Implicit and efficient handling of missing covariate information using full random effects modelling
Joakim Nyberg1, Mats O. Karlsson1,2 and E. Niclas Jonsson1
1. Pharmetheus, 2. Department of Pharmaceutical Biosciences, Uppsala University
Introduction: Covariates are observable predictors that are included in models to reduce the unexplained variability. The identification and estimation of the coefficients for covariates can be done in many different ways but a common challenge with all methods is how to handle missing covariates. There are many ways to handle missing covariates and the choice of method depends on if the data are missing at random or not . A common approach within the field of population pharmacokinetics and pharmacodynamics is to use median imputation.
In the present paper we will compare the ability to handle missing covariate information of a new full model covariate estimation method - the full random effect model (FREM) approach . In this method the covariates are treated as observed data points and are modelled as random effects instead of being treated as error free explanatory variables. Since missing covariates are handled as any missing dependent variable, i.e. simply just not included in the analysis, FREM implicitly handles missingness. However, the analysis is still implicitly informed by the missing covariate information through the correlation to other covariates and dependent variables as the variance-covariance matrix of all parameters and covariates are estimated for the whole population.
The FREM approach to handle missing covariate information is compared to the more traditional full fixed effects modelling (FFEM)  approach with median imputation. In the FFEM approach, the covariates are treated as independent, error free predictors, which are associated to the model parameters through estimated fixed effects parameters.
Objectives: To investigate missing covariate data properties with the FREM approach compared to the traditional FFEM approach with median imputation.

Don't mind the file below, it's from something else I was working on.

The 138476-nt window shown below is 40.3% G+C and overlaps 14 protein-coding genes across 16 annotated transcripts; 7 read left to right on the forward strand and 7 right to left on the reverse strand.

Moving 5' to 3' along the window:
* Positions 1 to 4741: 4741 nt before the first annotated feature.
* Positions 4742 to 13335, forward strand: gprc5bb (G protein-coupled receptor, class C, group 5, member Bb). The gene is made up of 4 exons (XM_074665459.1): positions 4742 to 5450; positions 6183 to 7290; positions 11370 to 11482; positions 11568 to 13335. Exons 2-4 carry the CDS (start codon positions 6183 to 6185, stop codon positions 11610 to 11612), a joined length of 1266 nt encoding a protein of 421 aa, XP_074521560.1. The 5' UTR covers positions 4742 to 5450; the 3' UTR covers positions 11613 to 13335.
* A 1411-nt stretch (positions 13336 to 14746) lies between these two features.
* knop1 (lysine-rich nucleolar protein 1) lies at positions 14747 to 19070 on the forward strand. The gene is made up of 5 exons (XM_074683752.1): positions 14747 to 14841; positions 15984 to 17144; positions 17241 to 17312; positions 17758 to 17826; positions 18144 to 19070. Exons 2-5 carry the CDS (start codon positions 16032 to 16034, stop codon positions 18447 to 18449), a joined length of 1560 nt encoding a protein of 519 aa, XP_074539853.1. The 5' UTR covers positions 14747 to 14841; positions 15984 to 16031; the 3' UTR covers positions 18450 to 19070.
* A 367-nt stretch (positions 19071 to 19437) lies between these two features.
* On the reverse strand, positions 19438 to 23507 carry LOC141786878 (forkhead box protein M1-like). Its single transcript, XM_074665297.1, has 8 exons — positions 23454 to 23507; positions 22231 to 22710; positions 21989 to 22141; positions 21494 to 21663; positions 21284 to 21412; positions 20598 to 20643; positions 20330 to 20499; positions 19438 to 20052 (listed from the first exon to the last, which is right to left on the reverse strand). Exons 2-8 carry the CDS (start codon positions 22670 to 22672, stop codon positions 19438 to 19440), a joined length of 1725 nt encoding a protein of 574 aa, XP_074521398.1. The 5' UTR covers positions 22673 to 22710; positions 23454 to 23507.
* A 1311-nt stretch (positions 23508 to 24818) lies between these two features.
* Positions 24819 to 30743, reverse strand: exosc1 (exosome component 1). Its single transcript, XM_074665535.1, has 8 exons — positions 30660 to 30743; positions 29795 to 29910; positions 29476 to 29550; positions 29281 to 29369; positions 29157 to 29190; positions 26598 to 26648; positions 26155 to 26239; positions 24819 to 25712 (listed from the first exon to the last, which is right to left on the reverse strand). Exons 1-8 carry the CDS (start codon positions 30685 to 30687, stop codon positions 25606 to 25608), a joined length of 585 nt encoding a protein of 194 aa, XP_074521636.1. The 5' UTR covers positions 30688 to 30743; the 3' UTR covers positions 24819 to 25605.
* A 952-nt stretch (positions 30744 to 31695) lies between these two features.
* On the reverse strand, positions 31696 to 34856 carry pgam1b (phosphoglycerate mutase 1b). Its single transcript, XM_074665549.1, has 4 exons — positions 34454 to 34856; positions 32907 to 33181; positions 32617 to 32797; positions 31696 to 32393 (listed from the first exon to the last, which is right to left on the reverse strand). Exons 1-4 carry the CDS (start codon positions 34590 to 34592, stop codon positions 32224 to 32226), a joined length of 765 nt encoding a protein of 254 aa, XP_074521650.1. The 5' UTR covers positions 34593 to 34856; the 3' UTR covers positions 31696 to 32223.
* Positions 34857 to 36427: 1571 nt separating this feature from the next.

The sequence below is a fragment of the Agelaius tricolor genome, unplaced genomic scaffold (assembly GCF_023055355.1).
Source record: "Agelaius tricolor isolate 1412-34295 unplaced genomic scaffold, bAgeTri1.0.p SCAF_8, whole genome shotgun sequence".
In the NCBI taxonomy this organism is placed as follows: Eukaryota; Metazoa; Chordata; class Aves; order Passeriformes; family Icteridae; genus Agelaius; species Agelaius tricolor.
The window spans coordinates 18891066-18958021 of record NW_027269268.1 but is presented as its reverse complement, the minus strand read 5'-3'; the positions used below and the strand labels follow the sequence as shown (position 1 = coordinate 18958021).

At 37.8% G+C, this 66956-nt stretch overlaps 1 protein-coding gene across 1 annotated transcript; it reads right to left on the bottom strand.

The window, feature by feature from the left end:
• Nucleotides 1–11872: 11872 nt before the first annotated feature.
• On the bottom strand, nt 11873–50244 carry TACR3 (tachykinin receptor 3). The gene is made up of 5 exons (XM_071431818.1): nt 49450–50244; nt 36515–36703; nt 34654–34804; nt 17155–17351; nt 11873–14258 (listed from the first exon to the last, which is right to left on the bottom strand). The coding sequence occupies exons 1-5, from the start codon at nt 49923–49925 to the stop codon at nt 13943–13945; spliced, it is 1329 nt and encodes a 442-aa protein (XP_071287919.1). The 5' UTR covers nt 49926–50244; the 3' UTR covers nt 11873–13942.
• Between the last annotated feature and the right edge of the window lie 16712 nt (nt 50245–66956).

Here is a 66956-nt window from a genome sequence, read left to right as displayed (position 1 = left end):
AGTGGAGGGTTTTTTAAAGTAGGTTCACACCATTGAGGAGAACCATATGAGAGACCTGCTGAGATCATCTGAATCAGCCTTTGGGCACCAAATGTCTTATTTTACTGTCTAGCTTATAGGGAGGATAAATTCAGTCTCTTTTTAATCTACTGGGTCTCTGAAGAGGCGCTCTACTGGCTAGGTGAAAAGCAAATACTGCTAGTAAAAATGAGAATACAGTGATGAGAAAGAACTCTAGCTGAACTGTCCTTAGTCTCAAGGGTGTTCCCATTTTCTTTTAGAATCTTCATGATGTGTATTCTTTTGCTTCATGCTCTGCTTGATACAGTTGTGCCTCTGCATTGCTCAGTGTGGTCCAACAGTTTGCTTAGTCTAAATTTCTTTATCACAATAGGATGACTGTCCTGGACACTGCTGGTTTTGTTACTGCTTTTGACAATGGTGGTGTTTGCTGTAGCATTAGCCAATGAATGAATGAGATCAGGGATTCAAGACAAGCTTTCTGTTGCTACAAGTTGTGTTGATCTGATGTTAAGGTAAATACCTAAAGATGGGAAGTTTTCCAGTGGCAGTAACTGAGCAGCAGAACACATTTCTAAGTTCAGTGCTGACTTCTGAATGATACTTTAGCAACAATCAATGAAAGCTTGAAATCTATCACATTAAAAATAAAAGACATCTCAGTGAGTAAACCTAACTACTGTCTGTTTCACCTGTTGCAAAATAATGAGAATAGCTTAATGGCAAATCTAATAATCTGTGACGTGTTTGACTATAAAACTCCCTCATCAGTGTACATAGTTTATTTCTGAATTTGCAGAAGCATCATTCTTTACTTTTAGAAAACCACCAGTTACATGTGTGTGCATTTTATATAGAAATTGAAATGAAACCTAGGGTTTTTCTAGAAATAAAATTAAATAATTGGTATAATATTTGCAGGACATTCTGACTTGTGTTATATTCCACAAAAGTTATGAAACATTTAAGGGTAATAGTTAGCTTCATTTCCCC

Methods: A previously developed model  (bi-exponential model with drifting baseline, parameterized with 6 parameters; BASE, BASESL, BP, HLKOFF, HLKON and PLMAX with SEX, birth length (BL) and birth weight (BW) as covariates on all parameters, to describe the height-for-age Z-score in children (0-15 years) in low and middle income countries, was used to investigate estimation properties with different missing covariate patterns. Observed covariates and realized design (~8 samples/per child) from an Indian cohort (n=6626) was used to sample individuals with complete covariate information. The FFEM model was used to simulate 1000 datasets with 1000 children in each dataset with different levels of missing covariate information at random; 0%, 10%, 30%, 70% and 90%. A FREM model and a FFEM model were used to re-estimate the model given the simulated datasets, and bias and precision were computed and visualized. Missing covariates were imputed using the median value in the FFEM models. With FREM, missing covariates were treated as missing data and handled implicitly.
Results: Overall, the FREM approach did not exhibit any bias in the estimated covariate coefficients, even with 90% missing covariate information. In contrast, median imputation using FFEM resulted in increasingly biased coefficients with increasing degree of missing information. For example, the sd normalized coefficient bias for BW on BASE with FFEM and FREM, at 90% missing covariate information, were 3.47 versus 0.01 respectively. Precision was affected (decreasing precision with increasing percentage missing) for both for FFEM and FREM but with more pronounced imprecision with the FFEM approach. In, SEX on HLKOFF, for example, the sd of the normalized coefficient at 10% missing covariate information were 0.046 with FREM against 0.169 with FFEM.
Conclusions: The FREM approach handled the missing covariate information more efficiently than the FFEM approach with median imputation, making it a promising tool for situations with large amount of missing covariate data, for example when bridging between studies from different development phases.
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